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Greece Considers Appeal to European Court Over Feta Cheese Imitations

Greek feta cheese
Feta cheese on a Greek “Horiatiki” salad. Credit: Zone 41/Wikimedia Commons/ CC-BY-2.0

Greek authorities are considering appealing to the European Court after two cases of feta cheese imitation emerged, Kathimerini daily reports.

The Greek newspaper says the unlicensed use of the name of Greece’s most popular cheese comes from the trademark “Athenos Feta” which has been registered in Chile.

The second case relates to “Valbreso Feta,” a French imitation produced by dairy giant Lactalis in Wisconsin in the USA.

The new cases of illegal imitation became known to the local authorities just 10 days ago and, as a first step, Greece is expected to submit an objection to Chile’s Intellectual Property Organization.

There is a bilateral agreement between the European Union and the Latin American country based on which feta cheese is protected as a geographical indication.

Feta cheese a Protected Designation of Origin product

In 2022, in a legal victory for Greece, the Court of Justice of the European Union decided that Denmark violated EU law by allowing Danish companies to sell cheese called “feta” outside of the EU.

Feta cheese has been considered a Protected Designation of Origin (PDO) product for twenty years. This official designation means that Feta is a protected product that can only be made in Greece, and cheeses that were not made in the country according to specific guidelines cannot be labeled “feta” by other EU countries.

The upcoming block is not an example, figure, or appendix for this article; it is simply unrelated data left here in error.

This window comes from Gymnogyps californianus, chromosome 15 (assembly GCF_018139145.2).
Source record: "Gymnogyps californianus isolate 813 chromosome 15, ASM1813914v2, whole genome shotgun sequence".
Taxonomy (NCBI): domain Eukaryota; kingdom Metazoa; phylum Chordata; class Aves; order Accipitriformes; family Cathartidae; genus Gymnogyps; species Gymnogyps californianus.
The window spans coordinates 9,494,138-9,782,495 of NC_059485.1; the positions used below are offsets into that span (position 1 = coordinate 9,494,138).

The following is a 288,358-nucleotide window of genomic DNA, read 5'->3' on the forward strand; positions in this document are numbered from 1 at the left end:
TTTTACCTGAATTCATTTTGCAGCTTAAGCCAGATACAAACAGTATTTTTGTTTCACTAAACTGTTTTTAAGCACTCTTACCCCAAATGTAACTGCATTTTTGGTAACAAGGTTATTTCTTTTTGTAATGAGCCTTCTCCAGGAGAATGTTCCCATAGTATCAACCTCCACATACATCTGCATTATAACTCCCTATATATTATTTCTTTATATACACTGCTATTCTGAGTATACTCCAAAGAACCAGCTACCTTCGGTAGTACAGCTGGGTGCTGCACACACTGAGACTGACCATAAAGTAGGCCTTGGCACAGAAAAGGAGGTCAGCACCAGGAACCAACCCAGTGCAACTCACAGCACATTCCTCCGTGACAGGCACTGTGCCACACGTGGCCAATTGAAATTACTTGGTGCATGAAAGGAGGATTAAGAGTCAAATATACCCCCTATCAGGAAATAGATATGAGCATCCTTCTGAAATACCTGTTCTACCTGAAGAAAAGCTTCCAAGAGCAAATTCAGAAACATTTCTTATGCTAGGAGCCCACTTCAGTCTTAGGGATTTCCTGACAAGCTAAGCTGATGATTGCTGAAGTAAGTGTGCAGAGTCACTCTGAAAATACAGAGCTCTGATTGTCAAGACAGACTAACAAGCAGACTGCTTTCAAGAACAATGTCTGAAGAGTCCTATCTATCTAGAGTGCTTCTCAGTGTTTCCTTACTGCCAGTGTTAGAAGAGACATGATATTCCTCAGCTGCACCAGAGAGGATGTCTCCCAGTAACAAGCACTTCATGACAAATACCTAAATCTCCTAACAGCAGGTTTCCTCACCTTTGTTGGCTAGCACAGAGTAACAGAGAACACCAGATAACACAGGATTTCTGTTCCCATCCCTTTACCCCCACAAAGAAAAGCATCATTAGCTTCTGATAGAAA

The case against Denmark was brought to the court by the European Commission, which was backed by Greece and Cyprus.

Denmark admitted that their cheeses were labeled as feta, but argued that selling the products to countries outside of the EU did not violate the law, as it did not mention exports. However, the EU’s highest court found that exports are also included in PDO laws.

Feta an iconic Greek cheese

Feta is a crumbly, soft white cheese with a tangy flavor. It is created by placing the curdled milk mixture into wooden barrels. The curdled mixture is very compact and must be sliced in order to fit into the barrels. The name feta, Greek for “slice,” most likely comes from this practice.

After sitting in the barrels for a few days, the cheese curds are placed in brine, a salty water solution, which is essential in creating the cheese’s iconic flavor.

Feta is used in many Greek dishes, but most notably in the Greek salad, or horiatiki, and baked goods such as spanakopita and tiropita.

Cheese-making is an ancient practice in the Mediterranean, with the production of cheese from goat’s or sheep’s milk dating back to the 8th century BC in Greece.

A cheese resembling feta is mentioned in Homer’s Odyssey. In this ancient literary work, the Cyclops Polyphemus is described as a shepherd who lives with a cave full of cheese and milk taken from his flock.


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